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Experts raise health concerns over porous borders between Nigeria and Niger Republic

A three-day cross-border surveillance meeting opened in Abuja on Wednesday with participants expressing concerns about the porous border between Nigeria and Niger, which facilitates the movement of people, goods, and contaminants.

Participants at the meeting noted that the Republic of Niger and Sokoto State Nigeria share common borders, facilitating the movement of people, goods, and animals across these boundaries.

They also noted that the proximity of these countries increases the risk of infectious diseases spreading rapidly across borders, emphasizing the need for a coordinated and collaborative approach to disease surveillance.

The meeting, organised by the ECOWAS Regional Centre for Surveillance and Disease Control (RCSDC) and the Federal Ministry of Health aims to strengthen regional collaboration and coordination in monitoring, preventing, and responding to potential disease outbreaks that could threaten public health in Niger and Nigeria.

The cross border meeting is holding in response to the various public health challenges that the West African region has faced in the recent past, including infectious disease outbreaks such as Ebola, Lassa fever, measles, and COVID-19 that transcend national borders, highlighting the importance of cross-border collaboration in disease surveillance and response.

Miners and their families often move across the border in search of better opportunities, carrying the risks associated with exposure to heavy metals. Additionally, contaminated water sources and environmental pollutants do not adhere to political boundaries, exacerbating the cross-border nature of the problem.

An outbreak of an unknown disease suspected to be heavy metal poisoning in Sokoto state, reported on March 20, 2024, began in Isa Local Government Area (LGA). Symptoms include abdominal pain, abdominal distension, vomiting, fever, and breathing difficulty, affecting mainly children and young adults. The suspected cases have been reported to other five LGAs; Illela, Sabon Birni, Tambuwal, Gwadabawa, and Dange Shuni. In the last week, 33 new cases were reported resulting in 455 total suspected cases and 29 deaths (CFR: 6.4%). In addition, there is an increasing report of Meningitidis and diphteria cases between the 2 countries.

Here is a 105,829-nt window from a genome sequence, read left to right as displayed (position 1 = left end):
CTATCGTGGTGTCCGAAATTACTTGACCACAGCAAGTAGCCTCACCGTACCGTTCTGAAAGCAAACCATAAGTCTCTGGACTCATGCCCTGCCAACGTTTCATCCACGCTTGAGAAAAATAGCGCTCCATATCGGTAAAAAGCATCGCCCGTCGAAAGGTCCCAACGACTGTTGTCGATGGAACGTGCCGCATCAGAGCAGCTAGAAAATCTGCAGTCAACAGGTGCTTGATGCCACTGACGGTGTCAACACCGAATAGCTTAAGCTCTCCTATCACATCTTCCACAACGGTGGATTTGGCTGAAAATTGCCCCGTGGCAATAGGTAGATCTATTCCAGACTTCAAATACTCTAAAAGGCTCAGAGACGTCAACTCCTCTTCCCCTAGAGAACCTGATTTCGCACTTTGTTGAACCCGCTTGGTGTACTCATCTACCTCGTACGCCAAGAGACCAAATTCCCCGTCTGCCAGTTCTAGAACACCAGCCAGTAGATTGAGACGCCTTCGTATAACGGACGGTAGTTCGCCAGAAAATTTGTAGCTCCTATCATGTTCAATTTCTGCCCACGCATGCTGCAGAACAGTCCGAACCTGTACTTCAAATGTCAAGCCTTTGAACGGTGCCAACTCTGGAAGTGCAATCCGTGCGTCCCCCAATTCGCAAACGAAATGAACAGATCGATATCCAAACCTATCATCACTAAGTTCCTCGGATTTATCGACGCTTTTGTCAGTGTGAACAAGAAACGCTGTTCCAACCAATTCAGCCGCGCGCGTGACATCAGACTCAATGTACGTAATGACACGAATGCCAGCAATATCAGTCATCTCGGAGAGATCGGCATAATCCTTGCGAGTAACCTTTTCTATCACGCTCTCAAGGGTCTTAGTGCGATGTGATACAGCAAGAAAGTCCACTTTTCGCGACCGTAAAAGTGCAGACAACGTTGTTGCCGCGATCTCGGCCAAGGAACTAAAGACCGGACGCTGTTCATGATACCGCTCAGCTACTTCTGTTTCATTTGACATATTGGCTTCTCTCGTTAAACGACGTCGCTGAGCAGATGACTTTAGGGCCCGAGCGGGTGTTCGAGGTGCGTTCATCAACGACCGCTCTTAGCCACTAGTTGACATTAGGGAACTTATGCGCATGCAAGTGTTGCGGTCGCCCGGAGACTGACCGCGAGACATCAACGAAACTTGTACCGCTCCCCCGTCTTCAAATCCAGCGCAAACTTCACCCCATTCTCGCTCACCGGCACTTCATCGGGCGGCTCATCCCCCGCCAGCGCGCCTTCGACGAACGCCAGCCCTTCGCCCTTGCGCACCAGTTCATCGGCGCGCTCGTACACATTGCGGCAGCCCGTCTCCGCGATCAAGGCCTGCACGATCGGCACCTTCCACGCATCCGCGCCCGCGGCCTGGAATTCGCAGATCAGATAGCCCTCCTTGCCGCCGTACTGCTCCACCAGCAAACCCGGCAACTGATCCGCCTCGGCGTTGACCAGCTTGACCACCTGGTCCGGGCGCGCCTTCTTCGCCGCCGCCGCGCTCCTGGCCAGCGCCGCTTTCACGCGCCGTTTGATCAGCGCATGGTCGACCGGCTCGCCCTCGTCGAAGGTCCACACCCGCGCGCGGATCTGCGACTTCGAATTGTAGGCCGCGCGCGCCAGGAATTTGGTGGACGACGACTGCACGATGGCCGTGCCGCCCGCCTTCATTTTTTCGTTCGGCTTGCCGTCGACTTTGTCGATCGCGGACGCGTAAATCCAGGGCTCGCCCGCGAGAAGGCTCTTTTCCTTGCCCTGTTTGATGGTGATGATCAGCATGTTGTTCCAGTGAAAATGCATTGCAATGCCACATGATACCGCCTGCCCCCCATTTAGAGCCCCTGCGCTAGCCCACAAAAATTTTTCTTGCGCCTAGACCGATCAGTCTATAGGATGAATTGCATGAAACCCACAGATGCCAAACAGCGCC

Declaring the three-day meeting open, Nigeria’s Minister of Health, Prof Ali Pate, noted that with a population of over 230 million people, Nigeria cannot fight infectious disease outbreak that transcend national borders alone, particularly given the spill-over of huge populations from neighbouring countries.

The Minister, who was represented by the Director, Port Health Services in the Ministry of Health, Dr. Akpan Nseobong, described the cross-border surveillance meeting as very important in the considering that since Nigeria and Niger Republic share borders, anything that happens to any of the two countries affects the other.

While commending the West African Health Organisation (WAHO) and the ECOWAS Regional Centre for Surveillance and Disease Control (RCSDC) and partners like the World Health Organisation (WHO), United States Centre for Disease Control (CDC), UNICEF and USAID for their support, the minister called for more collaboration with Nigeria to tackle the growing public health challenges.

“We will continue to appeal to our partners for more support because given the size of our country, once Nigeria is able to contain these diseases, the whole of West Africa and indeed Africa will be safe,” he said.

Other speakers at the opening ceremony were the Director-General of WAHO, Dr. Aissi Melchior Athanase, who was represented by the Executive Director of ECOWAS RCSDC, Dr. Virgil Lokossou; representative of UNICEF, Dr. David Dauda; representative of WHO, Dr. Beatrice Muraguri and Dr Elh Ibrahim Tassiou from Niger Republic.

The all agreed that the cross-border surveillance meeting was a crucial step towards building a resilient and collaborative approach to address health challenges in the region, fostering regional health security and safeguarding the well-being of the populations in the Republic of Niger and Nigeria.

Among other objectives of the meeting are epidemiological situation on priority disease in Niger and Nigeria from March 2023 to March 2024; Presentation and discussion of the status of heavy metal poisoning outbreaks in both countries, focusing on affected regions, population health impacts, and environmental contamination levels and; Sharing experience in case management of heavy metal poisoning and other outbreaks